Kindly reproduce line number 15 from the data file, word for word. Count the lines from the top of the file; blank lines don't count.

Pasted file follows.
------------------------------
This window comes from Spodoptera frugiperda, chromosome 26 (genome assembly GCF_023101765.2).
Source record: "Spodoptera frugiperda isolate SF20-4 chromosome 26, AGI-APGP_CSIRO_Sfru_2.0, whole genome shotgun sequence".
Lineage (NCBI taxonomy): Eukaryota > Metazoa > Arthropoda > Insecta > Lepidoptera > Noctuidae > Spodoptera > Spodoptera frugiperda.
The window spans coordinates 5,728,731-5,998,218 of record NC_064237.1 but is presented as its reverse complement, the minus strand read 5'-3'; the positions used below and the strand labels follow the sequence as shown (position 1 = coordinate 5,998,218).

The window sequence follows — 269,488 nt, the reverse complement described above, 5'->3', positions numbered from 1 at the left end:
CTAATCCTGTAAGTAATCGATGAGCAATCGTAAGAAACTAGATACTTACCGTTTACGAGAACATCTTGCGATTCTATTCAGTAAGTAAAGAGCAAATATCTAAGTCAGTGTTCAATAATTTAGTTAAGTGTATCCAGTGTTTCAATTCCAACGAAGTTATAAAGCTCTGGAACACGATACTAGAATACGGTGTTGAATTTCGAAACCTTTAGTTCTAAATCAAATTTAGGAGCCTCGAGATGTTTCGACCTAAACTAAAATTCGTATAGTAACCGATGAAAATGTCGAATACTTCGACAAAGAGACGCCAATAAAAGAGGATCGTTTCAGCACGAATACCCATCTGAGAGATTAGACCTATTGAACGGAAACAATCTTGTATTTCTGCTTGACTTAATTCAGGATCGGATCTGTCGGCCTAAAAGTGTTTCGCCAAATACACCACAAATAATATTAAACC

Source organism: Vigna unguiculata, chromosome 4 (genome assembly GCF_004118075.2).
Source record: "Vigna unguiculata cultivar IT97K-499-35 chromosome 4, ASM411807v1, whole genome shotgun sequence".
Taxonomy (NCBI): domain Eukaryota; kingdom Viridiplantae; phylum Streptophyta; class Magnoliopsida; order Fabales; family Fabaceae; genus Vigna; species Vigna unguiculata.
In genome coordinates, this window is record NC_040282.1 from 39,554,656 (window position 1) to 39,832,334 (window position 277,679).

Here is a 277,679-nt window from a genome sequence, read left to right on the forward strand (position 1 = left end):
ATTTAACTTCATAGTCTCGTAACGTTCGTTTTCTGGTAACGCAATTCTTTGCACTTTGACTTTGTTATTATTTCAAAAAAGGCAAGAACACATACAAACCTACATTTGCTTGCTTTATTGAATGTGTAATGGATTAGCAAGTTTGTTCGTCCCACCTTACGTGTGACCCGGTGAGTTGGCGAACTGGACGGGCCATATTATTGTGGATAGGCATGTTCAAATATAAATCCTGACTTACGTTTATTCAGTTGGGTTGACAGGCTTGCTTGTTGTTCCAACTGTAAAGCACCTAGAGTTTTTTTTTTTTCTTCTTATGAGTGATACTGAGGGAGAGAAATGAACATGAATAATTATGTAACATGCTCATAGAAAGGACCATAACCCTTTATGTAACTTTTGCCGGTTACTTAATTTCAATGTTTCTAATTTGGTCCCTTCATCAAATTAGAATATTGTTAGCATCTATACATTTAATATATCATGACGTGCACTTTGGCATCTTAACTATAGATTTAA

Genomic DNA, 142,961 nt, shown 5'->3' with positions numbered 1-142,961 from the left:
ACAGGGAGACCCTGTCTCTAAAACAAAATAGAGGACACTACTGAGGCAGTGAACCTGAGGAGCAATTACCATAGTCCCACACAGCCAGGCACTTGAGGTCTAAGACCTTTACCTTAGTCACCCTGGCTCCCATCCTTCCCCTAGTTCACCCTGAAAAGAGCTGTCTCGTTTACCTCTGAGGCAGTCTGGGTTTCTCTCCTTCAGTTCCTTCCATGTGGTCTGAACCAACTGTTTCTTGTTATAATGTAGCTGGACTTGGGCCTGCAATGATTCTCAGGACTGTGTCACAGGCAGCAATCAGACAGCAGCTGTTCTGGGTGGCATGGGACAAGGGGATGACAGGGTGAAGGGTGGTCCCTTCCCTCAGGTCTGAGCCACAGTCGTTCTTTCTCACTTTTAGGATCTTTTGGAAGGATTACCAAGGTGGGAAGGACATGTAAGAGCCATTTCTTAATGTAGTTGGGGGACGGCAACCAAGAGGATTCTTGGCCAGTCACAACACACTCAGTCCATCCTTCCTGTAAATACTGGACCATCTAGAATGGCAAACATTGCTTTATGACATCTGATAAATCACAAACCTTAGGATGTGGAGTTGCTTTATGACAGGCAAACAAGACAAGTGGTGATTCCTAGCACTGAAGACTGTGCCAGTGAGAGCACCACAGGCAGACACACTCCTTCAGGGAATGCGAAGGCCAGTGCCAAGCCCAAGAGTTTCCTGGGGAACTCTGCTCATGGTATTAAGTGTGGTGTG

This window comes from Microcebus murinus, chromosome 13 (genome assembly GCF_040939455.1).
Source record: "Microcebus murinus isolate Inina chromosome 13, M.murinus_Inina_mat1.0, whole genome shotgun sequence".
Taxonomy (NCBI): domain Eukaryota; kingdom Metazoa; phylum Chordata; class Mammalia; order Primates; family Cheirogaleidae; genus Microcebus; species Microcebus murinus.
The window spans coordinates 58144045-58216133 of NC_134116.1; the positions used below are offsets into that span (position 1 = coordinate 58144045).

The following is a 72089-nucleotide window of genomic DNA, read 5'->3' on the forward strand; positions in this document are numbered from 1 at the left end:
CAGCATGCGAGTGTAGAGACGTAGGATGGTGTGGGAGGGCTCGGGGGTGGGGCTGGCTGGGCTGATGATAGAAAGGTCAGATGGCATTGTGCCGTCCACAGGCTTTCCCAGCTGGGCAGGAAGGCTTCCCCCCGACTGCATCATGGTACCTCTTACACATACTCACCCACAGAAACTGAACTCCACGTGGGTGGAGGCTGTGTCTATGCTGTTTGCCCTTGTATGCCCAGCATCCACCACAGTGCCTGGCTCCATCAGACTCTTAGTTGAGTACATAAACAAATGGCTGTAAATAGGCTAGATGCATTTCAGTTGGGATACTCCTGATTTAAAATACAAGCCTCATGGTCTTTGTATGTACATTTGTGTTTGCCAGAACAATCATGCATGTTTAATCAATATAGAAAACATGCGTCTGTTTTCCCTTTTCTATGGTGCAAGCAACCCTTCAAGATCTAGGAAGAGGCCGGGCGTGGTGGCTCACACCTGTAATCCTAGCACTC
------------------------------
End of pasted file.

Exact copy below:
This window comes from Microcebus murinus, chromosome 13 (genome assembly GCF_040939455.1).